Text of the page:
Visuals-wise, there’s a line pattern on the cap with “NEKOCAKE” and “MOONDROP” written in a cutesy font. There’s also a little cat logo just below the single indicator light while the backside features a single round button.
Underneath the case are the texts describing the device and the USB Type-C charging port.
Now it’s time to open up that latch to reveal the star of the show.
Thankfully, the hatch uncovers the earbuds in a swift but graceful motion. Moondrop has used some magnets to refine the experience a little bit, which is a nice touch.
The buds themselves are constructed of the same material as the rest of the case. Some may not appreciate this, but I very much did. Why? Because it’s light.
Regardless of the use of featherweight materials, the Moodrop Nekocake still feels pretty sturdy. Of course, I wouldn’t recommend dropping them on purpose to test their durability.
Plus, being lightweight often translates to the best fit and long-wearing comfort, which is always a welcome bonus.
Fit and Comfort
Speaking of comfort – the sensation I felt after putting the Moondrop Nekocake in my ears for the first time was notable. That’s because I didn’t feel much at all.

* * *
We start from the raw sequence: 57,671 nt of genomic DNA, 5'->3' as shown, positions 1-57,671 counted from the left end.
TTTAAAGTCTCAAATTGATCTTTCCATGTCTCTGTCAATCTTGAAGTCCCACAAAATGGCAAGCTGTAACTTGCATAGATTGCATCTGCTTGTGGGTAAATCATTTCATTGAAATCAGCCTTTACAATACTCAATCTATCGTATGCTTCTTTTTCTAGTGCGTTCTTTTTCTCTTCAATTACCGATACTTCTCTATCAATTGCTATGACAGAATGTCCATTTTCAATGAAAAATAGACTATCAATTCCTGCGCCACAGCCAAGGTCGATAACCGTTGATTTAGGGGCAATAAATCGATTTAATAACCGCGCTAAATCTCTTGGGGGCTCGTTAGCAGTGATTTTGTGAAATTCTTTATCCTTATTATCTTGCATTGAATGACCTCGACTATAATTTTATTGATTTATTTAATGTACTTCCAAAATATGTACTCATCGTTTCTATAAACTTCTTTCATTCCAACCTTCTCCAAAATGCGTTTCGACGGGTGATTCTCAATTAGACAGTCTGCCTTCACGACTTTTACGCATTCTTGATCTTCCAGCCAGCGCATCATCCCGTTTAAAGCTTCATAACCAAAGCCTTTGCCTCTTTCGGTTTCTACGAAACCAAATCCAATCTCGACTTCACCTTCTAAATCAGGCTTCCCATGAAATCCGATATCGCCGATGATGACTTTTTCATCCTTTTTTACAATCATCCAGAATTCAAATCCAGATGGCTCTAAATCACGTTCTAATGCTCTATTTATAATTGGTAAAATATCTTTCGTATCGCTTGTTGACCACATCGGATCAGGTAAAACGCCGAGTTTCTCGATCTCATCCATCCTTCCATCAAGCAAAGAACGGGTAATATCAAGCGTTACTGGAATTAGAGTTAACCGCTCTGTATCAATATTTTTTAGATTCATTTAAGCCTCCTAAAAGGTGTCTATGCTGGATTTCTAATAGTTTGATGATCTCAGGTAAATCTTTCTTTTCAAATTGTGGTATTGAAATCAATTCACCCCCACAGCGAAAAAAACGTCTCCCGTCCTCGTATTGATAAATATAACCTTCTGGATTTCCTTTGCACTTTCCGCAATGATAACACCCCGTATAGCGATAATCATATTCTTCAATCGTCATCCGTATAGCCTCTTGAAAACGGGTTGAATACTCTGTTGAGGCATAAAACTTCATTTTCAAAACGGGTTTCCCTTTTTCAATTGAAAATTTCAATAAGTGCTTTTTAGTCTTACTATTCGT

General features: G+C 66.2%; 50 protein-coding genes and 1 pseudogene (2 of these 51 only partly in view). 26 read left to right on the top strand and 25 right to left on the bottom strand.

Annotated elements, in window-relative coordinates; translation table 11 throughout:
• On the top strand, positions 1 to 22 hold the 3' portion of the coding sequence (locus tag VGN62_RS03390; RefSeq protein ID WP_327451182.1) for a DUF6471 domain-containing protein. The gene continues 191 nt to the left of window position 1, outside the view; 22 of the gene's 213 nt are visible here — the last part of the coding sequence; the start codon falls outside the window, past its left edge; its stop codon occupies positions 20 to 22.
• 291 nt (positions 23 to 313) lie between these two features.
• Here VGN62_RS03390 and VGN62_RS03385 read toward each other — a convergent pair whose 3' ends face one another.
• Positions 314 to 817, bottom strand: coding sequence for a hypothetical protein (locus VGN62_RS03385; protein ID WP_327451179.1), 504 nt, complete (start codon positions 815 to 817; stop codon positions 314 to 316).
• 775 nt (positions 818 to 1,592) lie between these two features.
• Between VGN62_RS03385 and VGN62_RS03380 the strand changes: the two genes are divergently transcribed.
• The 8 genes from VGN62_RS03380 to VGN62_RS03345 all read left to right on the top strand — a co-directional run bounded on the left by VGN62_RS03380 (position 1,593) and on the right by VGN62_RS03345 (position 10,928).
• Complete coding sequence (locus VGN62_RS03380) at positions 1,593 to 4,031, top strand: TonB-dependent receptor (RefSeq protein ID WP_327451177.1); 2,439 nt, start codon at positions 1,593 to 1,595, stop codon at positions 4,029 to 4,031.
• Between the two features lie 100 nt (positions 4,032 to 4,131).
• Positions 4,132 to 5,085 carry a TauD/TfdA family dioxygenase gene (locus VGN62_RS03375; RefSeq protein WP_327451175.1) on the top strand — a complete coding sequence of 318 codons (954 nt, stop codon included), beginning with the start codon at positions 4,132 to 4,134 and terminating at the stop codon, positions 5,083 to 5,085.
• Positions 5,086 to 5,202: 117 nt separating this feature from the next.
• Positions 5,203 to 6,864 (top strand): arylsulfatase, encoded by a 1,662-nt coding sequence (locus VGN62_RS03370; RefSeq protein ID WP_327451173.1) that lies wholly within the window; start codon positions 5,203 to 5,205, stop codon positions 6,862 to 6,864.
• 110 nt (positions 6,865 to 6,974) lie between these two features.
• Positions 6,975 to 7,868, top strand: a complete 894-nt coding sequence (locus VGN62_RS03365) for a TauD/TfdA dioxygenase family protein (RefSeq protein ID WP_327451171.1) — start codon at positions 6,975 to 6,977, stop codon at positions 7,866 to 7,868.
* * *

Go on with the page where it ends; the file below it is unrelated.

Normally, earbuds with longer stems can feel like they’re working against gravity and have the tendency to fall out of your ears and it’s usually because of two things. Either they’re incorrectly designed or they’re too heavy.
And the Moondrop Nekocake is neither of those.
Choose the ear tips that fit you best, put them on, and you’ll quickly forget they’re even there. Maybe you’ll remember when an anime girl voice tells you that your buds are running low on juice.
At this point, I’ve used them on a lot of long-haul flights because they’re comfortable enough to fall asleep with, and I always feel confident that they’ll still be in my ears by the time I wake up. The last thing I want to do on a flight is check every nook and cranny for a lost wireless bud.
The Moondrop Nekocake is, as expected, tuned to the same characteristics of the brand’s Virtual Diffuse Sound Field.
In layman’s terms, the company really aims for all its audio products to meet a certain graph characteristic in tuning.
As a result, the 13mm drivers on the Nekocake buds sound quite similar to other Moondrop products, albeit with some differences courtesy of the wireless nature of these buds.
Please keep in mind that all testing will be in the Moondrop Classic EQ setting.
Moondrop products tend to lean to the warmer side of things and the Nekocake is no different.
There’s sufficient bass thump to keep things interesting, even for such a tiny package. This benefits genres like rap, hiphop, and EDM.